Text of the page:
The patterns featured mainly dresses and tops, are were made in both Miss and Misses’ sizes, with different pattern numbers for each. There are at least two that are unisex: one is a top and the other is for a swimsuit/swim trunks. But the funny thing is those little extra patterns.

This particular one features a stuffed mouse, because every cottagecore girl of the seventies wanted a stuffed mouse, right? I thought at first that it was a pincushion, which obviously any sewist could use. And a young beginning sewist might be pleased to create her own personalized mouse pincushion, right? Only it’s not. It’s a stuffed animal, which seems a little odd paired with the cute dress. But it gets weirder.

McCalls 4416, ©1975. Photo: Vintage Pattern Wiki

Some of these patterns are paired with hats or purses, which makes sense to me. Hats were big in this era, and everyone can use a sun hat. Purses are also a no-brainer. But there are also odd items like garment bags, a wind breaker (for sitting on at the beach, not the jacket), and even a tent. Each of them has a little sewing lesson with it, which is great, but the projects they include are so weird. Like the wind breaker one. If you want to teach someone to make a casing, have them make a pair of elastic waist shorts. But I don’t make those decisions.

McCalls 4429, ©1975. Photo: Vintage Pattern Wiki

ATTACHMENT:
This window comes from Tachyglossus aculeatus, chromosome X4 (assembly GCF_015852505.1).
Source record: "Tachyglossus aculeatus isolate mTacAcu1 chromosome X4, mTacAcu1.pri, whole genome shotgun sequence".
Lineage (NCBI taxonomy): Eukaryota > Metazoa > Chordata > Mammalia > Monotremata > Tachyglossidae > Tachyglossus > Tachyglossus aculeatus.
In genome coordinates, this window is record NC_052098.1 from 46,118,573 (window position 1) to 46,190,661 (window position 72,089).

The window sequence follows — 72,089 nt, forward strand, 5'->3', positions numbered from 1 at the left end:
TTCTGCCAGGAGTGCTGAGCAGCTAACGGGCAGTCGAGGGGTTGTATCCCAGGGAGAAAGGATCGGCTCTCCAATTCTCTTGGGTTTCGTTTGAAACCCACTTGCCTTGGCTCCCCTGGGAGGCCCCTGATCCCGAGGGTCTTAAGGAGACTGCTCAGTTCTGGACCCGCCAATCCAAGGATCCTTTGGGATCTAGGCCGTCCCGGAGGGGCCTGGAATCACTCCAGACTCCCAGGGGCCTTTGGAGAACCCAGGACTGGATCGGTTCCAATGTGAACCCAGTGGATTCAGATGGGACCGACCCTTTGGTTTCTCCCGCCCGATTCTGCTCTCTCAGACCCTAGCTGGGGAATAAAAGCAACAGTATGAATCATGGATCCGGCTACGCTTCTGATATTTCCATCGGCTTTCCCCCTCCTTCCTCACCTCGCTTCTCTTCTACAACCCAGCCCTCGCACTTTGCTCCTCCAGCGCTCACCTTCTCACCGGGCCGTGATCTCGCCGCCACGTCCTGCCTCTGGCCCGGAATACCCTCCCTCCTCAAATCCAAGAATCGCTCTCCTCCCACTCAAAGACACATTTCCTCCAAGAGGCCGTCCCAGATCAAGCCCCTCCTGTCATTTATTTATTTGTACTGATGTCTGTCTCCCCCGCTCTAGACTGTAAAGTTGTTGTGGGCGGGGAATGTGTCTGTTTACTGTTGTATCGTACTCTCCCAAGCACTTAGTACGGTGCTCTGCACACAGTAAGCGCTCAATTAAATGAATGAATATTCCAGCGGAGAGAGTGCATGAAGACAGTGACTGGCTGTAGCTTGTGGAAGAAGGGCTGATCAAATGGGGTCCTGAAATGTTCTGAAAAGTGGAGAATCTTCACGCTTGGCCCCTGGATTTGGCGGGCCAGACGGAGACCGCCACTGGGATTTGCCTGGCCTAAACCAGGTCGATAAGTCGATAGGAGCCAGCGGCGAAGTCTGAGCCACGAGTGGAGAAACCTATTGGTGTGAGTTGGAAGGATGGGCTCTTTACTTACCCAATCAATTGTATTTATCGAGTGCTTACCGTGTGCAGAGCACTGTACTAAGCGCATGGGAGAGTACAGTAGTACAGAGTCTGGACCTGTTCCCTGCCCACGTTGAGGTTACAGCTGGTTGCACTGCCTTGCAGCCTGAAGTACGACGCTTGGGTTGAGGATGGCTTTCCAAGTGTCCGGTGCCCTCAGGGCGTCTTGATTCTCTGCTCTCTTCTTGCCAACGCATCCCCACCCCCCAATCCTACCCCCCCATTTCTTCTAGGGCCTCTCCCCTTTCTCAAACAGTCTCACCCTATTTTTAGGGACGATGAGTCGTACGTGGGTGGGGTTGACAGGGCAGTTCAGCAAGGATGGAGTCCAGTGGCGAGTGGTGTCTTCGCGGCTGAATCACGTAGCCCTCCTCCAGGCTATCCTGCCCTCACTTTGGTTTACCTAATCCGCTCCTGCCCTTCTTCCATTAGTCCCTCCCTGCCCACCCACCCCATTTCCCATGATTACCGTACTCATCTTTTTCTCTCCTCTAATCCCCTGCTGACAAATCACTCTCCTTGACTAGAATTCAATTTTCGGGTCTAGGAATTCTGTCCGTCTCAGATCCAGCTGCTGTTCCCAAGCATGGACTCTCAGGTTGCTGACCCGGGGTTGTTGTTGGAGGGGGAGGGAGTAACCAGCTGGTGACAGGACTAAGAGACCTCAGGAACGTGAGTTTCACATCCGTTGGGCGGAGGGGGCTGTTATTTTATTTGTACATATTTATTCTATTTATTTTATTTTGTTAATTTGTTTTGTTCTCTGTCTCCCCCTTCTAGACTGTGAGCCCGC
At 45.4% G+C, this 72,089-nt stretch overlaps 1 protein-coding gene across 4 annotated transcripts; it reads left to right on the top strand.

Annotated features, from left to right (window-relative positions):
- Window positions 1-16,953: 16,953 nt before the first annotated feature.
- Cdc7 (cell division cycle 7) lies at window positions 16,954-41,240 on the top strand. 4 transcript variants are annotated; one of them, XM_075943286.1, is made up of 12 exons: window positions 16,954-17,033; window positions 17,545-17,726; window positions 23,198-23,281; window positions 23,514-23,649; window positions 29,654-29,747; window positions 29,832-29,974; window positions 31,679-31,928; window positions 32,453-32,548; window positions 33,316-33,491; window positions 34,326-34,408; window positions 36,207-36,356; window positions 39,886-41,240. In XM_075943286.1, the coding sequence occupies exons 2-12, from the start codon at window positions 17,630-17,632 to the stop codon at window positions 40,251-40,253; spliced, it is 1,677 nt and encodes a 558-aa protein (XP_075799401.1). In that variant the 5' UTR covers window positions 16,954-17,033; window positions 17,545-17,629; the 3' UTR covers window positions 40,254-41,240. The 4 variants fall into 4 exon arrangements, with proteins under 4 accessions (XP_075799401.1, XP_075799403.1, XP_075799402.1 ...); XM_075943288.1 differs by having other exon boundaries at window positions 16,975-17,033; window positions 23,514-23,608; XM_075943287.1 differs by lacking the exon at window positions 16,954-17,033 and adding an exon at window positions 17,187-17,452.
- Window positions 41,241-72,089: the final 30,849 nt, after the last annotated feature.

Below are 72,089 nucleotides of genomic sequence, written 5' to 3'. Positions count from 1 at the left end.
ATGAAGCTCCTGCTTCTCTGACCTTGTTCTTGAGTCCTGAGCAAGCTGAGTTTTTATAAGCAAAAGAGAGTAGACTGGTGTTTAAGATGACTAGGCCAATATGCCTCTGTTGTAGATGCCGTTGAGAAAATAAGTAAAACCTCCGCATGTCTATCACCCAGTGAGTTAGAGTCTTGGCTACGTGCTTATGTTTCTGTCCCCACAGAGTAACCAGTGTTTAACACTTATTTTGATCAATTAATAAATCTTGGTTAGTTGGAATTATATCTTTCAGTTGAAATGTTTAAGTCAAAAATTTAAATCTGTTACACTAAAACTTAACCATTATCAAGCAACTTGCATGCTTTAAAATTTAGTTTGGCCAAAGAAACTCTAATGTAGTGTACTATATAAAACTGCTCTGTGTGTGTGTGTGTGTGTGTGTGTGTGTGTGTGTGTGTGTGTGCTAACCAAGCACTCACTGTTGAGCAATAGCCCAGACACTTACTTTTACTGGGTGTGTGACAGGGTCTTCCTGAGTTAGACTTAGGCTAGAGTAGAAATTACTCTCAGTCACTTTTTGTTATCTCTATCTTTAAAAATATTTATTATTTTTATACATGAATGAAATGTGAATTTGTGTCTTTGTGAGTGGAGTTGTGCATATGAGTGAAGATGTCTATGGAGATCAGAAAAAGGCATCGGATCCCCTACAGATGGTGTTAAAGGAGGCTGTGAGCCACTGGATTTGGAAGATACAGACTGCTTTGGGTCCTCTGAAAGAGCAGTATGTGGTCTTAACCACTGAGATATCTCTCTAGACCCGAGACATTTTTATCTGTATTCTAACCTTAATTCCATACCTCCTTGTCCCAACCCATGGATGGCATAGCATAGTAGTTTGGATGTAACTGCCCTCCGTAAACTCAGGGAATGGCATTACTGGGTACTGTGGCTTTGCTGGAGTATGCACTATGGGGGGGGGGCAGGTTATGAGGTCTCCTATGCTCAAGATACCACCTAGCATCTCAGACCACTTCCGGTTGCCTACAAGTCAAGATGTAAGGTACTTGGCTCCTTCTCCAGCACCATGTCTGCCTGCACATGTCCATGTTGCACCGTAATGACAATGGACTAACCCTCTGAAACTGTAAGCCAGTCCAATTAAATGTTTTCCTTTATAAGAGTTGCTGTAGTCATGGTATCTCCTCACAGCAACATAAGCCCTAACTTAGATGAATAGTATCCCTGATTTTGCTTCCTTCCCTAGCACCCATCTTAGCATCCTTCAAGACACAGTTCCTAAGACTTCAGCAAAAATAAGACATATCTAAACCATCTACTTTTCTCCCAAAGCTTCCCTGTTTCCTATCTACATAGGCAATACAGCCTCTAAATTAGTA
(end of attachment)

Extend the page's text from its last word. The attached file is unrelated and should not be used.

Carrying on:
I wonder who came up with these little extras, cause they just seem so odd. I get that they were trying to make sewing fun, especially for the Miss crowd, but somehow I am not sure that they thought it all the way thru. It’s one of the more random ideas put out by the sewing pattern companies.

McCalls 4428, ©1975. Photo: Vintage Pattern Wiki
1970s fashion, sewing patterns, vintage clothing, vintage fashion

Where I’ve Been, and Other Stuff

It’s been a while, and I apologize. Life took a huge shift as our world tilted on its axis a bit. We went to Michigan for the weekend on June 2nd, and it turned into a twelve day (mis)adventure.

We originally went to inter my parents at the Great Lakes National Cemetery in Holly, Michigan. It’s a beautiful place, and though I’d never seen it before that day, I understand now why my parents chose to be interred there, rather than closer to one of their kids’ homes. It is simply gorgeous. The place where they are is next to a farm field, and you can hear trains going by regularly — two things my parents loved. My daughter found a great house for us to rent in Holly, where our whole immediate family could stay, as well as my brother’s kids. To say that the house is gorgeous is an understatement. Though I ended up not spending as much time there as I had hoped (more in a minute), it was beautiful, and they took great care to make sure that we had literally everything we needed. There was lots of room to commiserate, and plenty of room to let the little ones roam, without fear of them destroying anything. Plus, it was near the railroad tracks, which the kids loved, and right on the other side was Holly.